So at last “buccaneering,” as it had come to be generically called, ceased to pay the vast dividends that it had done at first. The cream was skimmed off, and only very thin milk was left in the dish. Fabulous fortunes were no longer earned in a ten days’ cruise, but what money was won hardly paid for the risks of the winning. There must be a new departure, or buccaneering would cease to exist.
Then arose one who showed the buccaneers a new way to squeeze money out of the Spaniards. This man was an Englishman—Lewis Scot.
The stoppage of commerce on the Spanish Main had naturally tended to accumulate all the wealth gathered and produced into the chief fortified cities and towns of the West Indies. As there no longer existed prizes upon the sea, they must be gained upon the land, if they were to be gained at all. Lewis Scot was the first to appreciate this fact.
Gathering together a large and powerful body of men as hungry for plunder and as desperate as himself, he descended upon the town of Campeche, which he captured and sacked, stripping it of everything that could possibly be carried away.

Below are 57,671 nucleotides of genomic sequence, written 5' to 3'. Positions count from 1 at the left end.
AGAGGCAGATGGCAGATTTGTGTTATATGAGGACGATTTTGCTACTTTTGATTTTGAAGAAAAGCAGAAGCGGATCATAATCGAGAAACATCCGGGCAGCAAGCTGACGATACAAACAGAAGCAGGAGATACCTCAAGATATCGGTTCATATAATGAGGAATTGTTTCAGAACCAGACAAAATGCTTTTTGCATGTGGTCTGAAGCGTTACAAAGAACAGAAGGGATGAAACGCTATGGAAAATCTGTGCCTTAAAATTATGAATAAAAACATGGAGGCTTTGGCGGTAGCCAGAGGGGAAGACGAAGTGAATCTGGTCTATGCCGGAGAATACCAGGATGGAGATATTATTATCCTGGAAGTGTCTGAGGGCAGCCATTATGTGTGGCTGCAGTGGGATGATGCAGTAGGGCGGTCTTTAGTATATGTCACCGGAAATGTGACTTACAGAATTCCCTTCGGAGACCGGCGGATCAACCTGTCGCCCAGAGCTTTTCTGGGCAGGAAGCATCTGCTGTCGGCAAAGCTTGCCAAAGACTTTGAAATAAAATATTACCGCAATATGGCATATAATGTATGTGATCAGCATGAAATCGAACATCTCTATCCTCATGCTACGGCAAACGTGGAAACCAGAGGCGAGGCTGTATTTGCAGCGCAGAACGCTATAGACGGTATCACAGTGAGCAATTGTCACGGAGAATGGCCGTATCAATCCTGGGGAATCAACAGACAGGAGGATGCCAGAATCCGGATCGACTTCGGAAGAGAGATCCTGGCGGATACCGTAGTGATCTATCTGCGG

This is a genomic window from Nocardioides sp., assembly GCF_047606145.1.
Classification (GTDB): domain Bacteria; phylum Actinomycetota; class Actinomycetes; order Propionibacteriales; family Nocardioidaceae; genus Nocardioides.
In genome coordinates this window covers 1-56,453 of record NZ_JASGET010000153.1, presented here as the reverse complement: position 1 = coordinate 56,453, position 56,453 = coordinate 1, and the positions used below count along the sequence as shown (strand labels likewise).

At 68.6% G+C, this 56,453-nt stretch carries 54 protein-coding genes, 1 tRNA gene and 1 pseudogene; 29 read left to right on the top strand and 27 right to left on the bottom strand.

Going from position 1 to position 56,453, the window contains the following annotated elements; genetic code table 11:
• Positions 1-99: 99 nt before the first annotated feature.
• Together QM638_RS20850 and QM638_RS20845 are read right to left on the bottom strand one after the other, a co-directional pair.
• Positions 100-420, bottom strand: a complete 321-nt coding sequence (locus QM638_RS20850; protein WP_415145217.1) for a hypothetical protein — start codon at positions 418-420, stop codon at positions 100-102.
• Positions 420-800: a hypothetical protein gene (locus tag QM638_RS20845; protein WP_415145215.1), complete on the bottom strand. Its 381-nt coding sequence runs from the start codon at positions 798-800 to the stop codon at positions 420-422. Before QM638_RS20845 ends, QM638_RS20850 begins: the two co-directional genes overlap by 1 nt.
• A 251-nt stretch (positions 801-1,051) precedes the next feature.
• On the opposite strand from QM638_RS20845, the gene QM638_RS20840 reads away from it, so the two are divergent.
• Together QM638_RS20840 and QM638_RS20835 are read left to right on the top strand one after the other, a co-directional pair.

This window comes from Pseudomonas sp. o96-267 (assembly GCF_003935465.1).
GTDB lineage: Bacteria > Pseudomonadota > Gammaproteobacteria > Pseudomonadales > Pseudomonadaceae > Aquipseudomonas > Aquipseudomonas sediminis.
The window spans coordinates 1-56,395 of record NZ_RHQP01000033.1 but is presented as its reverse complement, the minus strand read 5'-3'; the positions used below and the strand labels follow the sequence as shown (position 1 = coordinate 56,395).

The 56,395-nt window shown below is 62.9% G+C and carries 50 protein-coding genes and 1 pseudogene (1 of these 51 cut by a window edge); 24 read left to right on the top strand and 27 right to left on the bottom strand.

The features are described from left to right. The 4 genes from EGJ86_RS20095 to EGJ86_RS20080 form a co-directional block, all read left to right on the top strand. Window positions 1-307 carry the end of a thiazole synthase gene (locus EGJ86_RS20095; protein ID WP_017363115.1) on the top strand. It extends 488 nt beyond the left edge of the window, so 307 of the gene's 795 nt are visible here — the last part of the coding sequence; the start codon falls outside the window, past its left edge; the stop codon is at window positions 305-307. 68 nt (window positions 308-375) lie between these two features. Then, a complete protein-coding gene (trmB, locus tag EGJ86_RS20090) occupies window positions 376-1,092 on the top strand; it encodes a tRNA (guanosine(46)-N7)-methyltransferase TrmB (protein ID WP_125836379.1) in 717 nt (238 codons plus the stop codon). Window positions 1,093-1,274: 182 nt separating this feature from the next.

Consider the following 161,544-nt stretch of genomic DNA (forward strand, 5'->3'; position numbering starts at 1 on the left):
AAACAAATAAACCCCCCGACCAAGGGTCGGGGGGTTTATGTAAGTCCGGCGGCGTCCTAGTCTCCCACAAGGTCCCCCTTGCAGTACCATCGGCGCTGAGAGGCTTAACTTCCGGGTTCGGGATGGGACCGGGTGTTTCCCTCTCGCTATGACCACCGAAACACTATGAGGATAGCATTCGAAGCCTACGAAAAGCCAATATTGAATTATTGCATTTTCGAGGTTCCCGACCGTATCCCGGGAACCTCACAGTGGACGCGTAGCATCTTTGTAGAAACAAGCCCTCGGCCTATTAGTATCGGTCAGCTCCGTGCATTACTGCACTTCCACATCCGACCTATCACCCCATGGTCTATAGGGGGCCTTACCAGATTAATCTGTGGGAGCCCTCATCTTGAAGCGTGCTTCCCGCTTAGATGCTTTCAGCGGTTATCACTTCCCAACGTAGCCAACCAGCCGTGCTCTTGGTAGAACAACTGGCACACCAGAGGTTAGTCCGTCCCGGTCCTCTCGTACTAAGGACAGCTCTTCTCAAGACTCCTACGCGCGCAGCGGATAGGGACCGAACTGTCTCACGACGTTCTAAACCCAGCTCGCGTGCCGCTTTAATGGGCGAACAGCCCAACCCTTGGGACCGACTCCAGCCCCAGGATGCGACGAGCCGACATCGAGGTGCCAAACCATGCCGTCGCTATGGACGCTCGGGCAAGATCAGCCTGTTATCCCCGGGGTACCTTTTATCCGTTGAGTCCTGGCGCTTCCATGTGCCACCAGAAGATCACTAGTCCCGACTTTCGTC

When the town was cleared to the bare walls Scot threatened to set the torch to every house in the place if it was not ransomed by a large sum of money which he demanded. With this booty he set sail for Tortuga, where he arrived safely—and the problem was solved.
After him came one Mansvelt, a buccaneer of lesser note, who first made a descent upon the isle of Saint Catharine, now Old Providence, which he took, and, with this as a base, made an unsuccessful descent upon Neuva Granada and Cartagena. His name might not have been handed down to us along with others of greater fame had he not been the master of that most apt of pupils, the great Captain Henry Morgan, most famous of all the buccaneers, one time governor of Jamaica, and knighted by King Charles II.